4. Eurointelligence notes that the vote of no confidence removing Czech Prime Minister Mirek Topolánek from office yesterday basically means that the largest obstacle to the Lisbon Treaty is now the Czech Republic.
"[The] really worrying aspect of the Topolanek resignation lies in the politics of Lisbon ratification. The Czech parliament’s lower house has accepted the Treaty, but the Senate has yet to vote. [Jean] Quatremer quotes MEP Elmar Brok as saying that this could mean the end of the Lisbon Treaty."
P O Neill at Fistful of Euros reports that in a speech to the European Parliament today, Topolánek said:
"that President Barack Obama’s massive stimulus package and banking bailout 'will undermine the stability of the global financial market.' … Topolanek bluntly said that 'the United States did not take the right path.'

He slammed the US’ widening budget deficit and protectionist trade measures — such as the 'Buy America'-—and said that 'all of these steps, these combinations and permanency is the way to hell.' 'We need to read the history books and the lessons of history and the biggest success of the (EU) is the refusal to go this way,' he said.

'Americans will need liquidity to finance all their measures and they will balance this with the sale of their bonds but this will undermine the stability of the global financial market,' said Topolanek."
5. Anna Shiryaevskaya at Platts reports that Gazprom may exercise its option--which expires in April--of purchasing a majority stake in gas fields in West Siberia and a 20% stake in oil production company Gazprom Neft from Italian oil and gas companies Eni and Enel. The assets were purchased by Eni and Enel in the April 2007 tender of Yukos properties. A deal to purchase the assets might be announced in Italian Prime Minister Silvio Berlusconi's April 6-7 visit to Moscow.

6. Simone Meier at Bloomberg reports that Munich's Ifo Institute's business climate index, based on a survey of 7,000 executives, fell to 82.1 from 82.6 in February.
"Ifo’s gauge of current conditions declined to 82.7 from 84.3. Still, the measure of expectations increased to 81.6 from 80.9.

'The Ifo’s absolute level is still depressingly low,' said Carsten Brzeski, an economist at ING Group in Brussels. 'Nevertheless, the gradual improvement of the Ifo’s expectation component is at least a tender green shoot of stabilization.'"
7. Doris Leblond at the Oil & Gas Journal reports that at a press conference yesterday meant to officially launch France's adoption of countrywide 10% ethanol requirement in gasoline in fact let the public know that the initiative would take longer to complete than previously thought. Jean-Louis Schilansky, president of the oil trade group UFIP, said at the conference that he expected 75% of the country's retail station network would offer 10% ethanol gasoline by the end of the year.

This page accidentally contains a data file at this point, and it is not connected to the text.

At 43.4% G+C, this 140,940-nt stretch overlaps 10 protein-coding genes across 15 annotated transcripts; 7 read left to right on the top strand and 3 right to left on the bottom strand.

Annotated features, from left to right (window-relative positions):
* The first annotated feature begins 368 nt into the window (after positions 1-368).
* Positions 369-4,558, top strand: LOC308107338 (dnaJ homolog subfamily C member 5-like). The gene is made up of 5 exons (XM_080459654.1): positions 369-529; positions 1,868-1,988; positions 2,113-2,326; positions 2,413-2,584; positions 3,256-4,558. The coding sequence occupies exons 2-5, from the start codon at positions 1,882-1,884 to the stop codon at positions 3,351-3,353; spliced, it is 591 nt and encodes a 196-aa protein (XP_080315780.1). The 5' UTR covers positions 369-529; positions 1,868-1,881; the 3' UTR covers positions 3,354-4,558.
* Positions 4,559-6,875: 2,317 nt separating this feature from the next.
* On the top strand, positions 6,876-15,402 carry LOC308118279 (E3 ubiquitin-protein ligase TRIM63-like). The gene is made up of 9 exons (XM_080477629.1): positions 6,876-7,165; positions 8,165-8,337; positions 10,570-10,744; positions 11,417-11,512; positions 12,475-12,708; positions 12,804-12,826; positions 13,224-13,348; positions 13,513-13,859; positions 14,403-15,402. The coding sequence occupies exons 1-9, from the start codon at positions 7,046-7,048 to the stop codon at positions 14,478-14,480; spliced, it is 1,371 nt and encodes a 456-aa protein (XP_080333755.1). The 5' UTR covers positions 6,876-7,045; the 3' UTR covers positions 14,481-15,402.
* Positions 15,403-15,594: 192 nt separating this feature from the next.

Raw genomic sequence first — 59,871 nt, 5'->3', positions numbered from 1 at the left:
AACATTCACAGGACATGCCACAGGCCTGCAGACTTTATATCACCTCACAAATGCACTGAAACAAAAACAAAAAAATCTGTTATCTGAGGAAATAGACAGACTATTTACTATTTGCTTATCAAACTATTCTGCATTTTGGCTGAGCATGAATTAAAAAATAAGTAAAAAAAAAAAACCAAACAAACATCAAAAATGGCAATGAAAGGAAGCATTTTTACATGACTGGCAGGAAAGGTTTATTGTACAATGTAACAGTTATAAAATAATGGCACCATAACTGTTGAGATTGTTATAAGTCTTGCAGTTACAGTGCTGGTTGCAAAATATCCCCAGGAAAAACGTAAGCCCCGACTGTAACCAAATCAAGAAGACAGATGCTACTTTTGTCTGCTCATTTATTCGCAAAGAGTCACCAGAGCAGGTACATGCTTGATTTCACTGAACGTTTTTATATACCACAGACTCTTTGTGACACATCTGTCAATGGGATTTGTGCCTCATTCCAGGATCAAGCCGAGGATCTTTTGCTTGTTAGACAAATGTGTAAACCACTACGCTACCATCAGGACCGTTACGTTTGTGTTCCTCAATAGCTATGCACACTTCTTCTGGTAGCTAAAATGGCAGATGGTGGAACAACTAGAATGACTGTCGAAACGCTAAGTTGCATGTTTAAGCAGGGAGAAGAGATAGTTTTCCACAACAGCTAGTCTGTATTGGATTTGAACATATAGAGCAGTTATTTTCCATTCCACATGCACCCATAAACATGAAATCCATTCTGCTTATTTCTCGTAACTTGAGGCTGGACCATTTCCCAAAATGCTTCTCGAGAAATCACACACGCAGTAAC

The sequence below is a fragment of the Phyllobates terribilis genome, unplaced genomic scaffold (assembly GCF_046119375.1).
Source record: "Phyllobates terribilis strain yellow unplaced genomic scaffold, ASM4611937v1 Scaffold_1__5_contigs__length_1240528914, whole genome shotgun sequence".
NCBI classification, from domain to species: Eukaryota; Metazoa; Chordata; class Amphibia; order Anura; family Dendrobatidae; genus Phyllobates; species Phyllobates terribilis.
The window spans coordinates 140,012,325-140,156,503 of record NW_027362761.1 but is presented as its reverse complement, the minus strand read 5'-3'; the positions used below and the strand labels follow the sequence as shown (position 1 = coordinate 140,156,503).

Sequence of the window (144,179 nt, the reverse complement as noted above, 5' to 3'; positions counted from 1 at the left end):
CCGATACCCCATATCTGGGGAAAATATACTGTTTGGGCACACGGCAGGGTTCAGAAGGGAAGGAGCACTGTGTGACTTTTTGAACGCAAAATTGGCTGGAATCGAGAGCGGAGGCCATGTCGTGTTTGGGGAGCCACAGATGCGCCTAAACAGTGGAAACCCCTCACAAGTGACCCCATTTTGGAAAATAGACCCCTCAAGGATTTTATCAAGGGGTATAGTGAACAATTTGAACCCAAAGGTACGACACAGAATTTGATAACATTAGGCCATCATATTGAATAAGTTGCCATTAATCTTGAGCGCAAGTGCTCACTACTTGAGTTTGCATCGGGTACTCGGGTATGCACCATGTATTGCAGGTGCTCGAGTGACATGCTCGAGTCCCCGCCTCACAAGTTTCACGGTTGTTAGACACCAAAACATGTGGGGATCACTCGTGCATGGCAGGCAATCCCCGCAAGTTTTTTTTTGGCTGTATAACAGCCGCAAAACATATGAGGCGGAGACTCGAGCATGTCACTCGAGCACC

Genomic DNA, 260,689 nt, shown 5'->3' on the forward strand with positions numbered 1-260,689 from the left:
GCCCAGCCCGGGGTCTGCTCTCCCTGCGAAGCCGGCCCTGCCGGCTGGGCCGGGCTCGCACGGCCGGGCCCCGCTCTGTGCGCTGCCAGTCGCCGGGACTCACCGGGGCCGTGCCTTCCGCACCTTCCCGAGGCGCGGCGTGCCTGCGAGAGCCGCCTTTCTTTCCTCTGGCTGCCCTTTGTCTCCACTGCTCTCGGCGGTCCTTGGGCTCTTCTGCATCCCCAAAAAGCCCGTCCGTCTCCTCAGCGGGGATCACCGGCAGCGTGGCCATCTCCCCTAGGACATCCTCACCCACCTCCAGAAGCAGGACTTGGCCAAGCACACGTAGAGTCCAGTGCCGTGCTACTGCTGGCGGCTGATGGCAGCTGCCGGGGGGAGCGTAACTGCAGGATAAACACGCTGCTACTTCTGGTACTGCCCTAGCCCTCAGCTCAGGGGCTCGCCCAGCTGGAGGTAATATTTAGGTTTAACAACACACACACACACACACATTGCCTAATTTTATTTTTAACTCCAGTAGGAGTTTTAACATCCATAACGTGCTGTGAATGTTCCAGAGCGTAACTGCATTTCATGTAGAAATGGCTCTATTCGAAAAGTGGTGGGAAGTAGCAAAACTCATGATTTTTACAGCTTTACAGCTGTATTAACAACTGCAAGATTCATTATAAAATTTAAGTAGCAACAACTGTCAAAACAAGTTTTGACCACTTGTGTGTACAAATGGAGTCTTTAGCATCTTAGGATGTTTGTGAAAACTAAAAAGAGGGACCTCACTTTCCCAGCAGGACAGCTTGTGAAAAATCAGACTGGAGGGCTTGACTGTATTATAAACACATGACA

"The government's purpose in introducing the E10 at least 5 years ahead of the EU is that is should reduce carbon dioxide emissions in France by 1 million tonnes/year by 2010."
8. David Jolly at the New York Times reports that the IMF announced via a communique from Washington that it would provide a $17.5 billion loan to Romania under a two-year stand by arrangement. An additional $9.7 billion loan from the European Union and other bodies will be forthcoming as part of an international stabilization package.

9. A post of Willem Buiter, which originally appeared on his Maverecon.com blog, was reposted on VOX EU arguing that the eurozone is vulnerable because there is no single fiscal organization that can recapitalize either the European Central Bank or cross border financial institutions when they make systemically dangerous decisions.
"When the Bank of England develops an unsustainable hole in its balance sheet, Mervyn King knows he only needs to call one person: Alistair Darling, the UK Chancellor of the Exchequer. If the Fed were to become dangerously decapitalised, Ben Bernanke also needs to call just one person, Timothy Geithner, the US Secretary of the Treasury.

Whom does Jean-Claude Trichet call if the Eurosystem experiences a mission-threatening and mandate-threatening capital loss? Does he have to make 16 phone calls, one to each of the ministers of finance of the 16 Eurozone member states? Or 27 phone calls, one to each of the ministers of finance of the 27 EU member states whose national central banks are the shareholders of the ECB? I don’t know the answer, and I doubt whether Mr. Trichet does.

This situation is intolerable. We need a fiscal Europe ... ."
10. Travis Pantin at the UAE National reports that the Gulf Cooperation Council secretariat decided at a conference in Manama yesterday that the original deadline for a common currency for the member nations of January 1, 2010, is untenable.
"Although the GCC states still plan to complete preliminary steps to prepare for introducing the common currency by December, the process will not be finalised until a dedicated GCC monetary council is created towards the end of this year.

'As soon as the monetary council is ratified by the member states, one of its tasks is to set the new timetable for introducing the physical currency,' said Nasser al Kaud, the deputy of the assistant secretariat general for economic affairs at the GCC."